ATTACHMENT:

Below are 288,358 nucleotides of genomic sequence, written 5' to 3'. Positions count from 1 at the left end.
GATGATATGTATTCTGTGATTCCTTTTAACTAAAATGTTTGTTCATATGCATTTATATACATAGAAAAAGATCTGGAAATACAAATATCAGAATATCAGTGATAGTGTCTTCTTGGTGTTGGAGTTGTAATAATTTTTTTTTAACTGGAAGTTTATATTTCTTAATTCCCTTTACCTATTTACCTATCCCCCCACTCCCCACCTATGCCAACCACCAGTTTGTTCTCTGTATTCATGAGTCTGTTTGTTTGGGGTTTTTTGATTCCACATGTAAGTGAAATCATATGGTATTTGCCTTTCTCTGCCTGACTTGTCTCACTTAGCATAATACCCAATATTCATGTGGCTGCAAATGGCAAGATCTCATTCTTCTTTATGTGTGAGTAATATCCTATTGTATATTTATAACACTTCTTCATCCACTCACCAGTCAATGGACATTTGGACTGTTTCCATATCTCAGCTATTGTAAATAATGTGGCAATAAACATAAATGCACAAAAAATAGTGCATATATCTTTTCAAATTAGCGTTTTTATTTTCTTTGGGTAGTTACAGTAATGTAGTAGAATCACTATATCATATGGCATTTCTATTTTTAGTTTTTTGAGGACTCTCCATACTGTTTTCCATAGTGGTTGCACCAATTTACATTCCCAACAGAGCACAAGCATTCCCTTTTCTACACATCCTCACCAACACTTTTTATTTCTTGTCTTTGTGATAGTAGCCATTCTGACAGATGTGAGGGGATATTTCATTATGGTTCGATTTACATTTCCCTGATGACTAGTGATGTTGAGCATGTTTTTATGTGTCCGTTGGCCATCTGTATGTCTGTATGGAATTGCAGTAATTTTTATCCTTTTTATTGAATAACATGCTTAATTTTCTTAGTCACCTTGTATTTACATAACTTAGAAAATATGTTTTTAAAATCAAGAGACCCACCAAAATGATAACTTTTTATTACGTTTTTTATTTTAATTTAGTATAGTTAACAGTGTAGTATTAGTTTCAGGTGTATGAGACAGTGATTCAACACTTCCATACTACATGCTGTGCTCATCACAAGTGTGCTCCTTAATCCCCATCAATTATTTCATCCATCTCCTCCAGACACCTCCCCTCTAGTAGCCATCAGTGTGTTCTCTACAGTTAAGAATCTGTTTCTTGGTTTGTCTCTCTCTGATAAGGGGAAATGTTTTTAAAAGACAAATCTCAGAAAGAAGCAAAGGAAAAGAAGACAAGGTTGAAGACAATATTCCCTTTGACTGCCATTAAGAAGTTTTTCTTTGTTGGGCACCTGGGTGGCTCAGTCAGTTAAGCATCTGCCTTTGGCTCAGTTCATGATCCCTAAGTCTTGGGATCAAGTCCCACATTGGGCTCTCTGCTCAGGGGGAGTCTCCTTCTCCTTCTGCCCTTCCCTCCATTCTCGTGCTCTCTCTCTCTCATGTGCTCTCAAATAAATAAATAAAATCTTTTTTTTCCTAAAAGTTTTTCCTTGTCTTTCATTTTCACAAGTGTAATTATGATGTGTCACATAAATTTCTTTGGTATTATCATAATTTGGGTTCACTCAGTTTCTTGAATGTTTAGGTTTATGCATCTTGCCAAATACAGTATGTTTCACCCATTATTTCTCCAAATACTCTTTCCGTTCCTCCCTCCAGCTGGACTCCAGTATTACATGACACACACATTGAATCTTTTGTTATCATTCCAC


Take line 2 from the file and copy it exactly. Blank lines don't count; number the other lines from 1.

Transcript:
GATGATATGTATTCTGTGATTCCTTTTAACTAAAATGTTTGTTCATATGCATTTATATACATAGAAAAAGATCTGGAAATACAAATATCAGAATATCAGTGATAGTGTCTTCTTGGTGTTGGAGTTGTAATAATTTTTTTTTAACTGGAAGTTTATATTTCTTAATTCCCTTTACCTATTTACCTATCCCCCCACTCCCCACCTATGCCAACCACCAGTTTGTTCTCTGTATTCATGAGTCTGTTTGTTTGGGGTTTTTTGATTCCACATGTAAGTGAAATCATATGGTATTTGCCTTTCTCTGCCTGACTTGTCTCACTTAGCATAATACCCAATATTCATGTGGCTGCAAATGGCAAGATCTCATTCTTCTTTATGTGTGAGTAATATCCTATTGTATATTTATAACACTTCTTCATCCACTCACCAGTCAATGGACATTTGGACTGTTTCCATATCTCAGCTATTGTAAATAATGTGGCAATAAACATAAATGCACAAAAAATAGTGCATATATCTTTTCAAATTAGCGTTTTTATTTTCTTTGGGTAGTTACAGTAATGTAGTAGAATCACTATATCATATGGCATTTCTATTTTTAGTTTTTTGAGGACTCTCCATACTGTTTTCCATAGTGGTTGCACCAATTTACATTCCCAACAGAGCACAAGCATTCCCTTTTCTACACATCCTCACCAACACTTTTTATTTCTTGTCTTTGTGATAGTAGCCATTCTGACAGATGTGAGGGGATATTTCATTATGGTTCGATTTACATTTCCCTGATGACTAGTGATGTTGAGCATGTTTTTATGTGTCCGTTGGCCATCTGTATGTCTGTATGGAATTGCAGTAATTTTTATCCTTTTTATTGAATAACATGCTTAATTTTCTTAGTCACCTTGTATTTACATAACTTAGAAAATATGTTTTTAAAATCAAGAGACCCACCAAAATGATAACTTTTTATTACGTTTTTTATTTTAATTTAGTATAGTTAACAGTGTAGTATTAGTTTCAGGTGTATGAGACAGTGATTCAACACTTCCATACTACATGCTGTGCTCATCACAAGTGTGCTCCTTAATCCCCATCAATTATTTCATCCATCTCCTCCAGACACCTCCCCTCTAGTAGCCATCAGTGTGTTCTCTACAGTTAAGAATCTGTTTCTTGGTTTGTCTCTCTCTGATAAGGGGAAATGTTTTTAAAAGACAAATCTCAGAAAGAAGCAAAGGAAAAGAAGACAAGGTTGAAGACAATATTCCCTTTGACTGCCATTAAGAAGTTTTTCTTTGTTGGGCACCTGGGTGGCTCAGTCAGTTAAGCATCTGCCTTTGGCTCAGTTCATGATCCCTAAGTCTTGGGATCAAGTCCCACATTGGGCTCTCTGCTCAGGGGGAGTCTCCTTCTCCTTCTGCCCTTCCCTCCATTCTCGTGCTCTCTCTCTCTCATGTGCTCTCAAATAAATAAATAAAATCTTTTTTTTCCTAAAAGTTTTTCCTTGTCTTTCATTTTCACAAGTGTAATTATGATGTGTCACATAAATTTCTTTGGTATTATCATAATTTGGGTTCACTCAGTTTCTTGAATGTTTAGGTTTATGCATCTTGCCAAATACAGTATGTTTCACCCATTATTTCTCCAAATACTCTTTCCGTTCCTCCCTCCAGCTGGACTCCAGTATTACATGACACACACATTGAATCTTTTGTTATCATTCCAC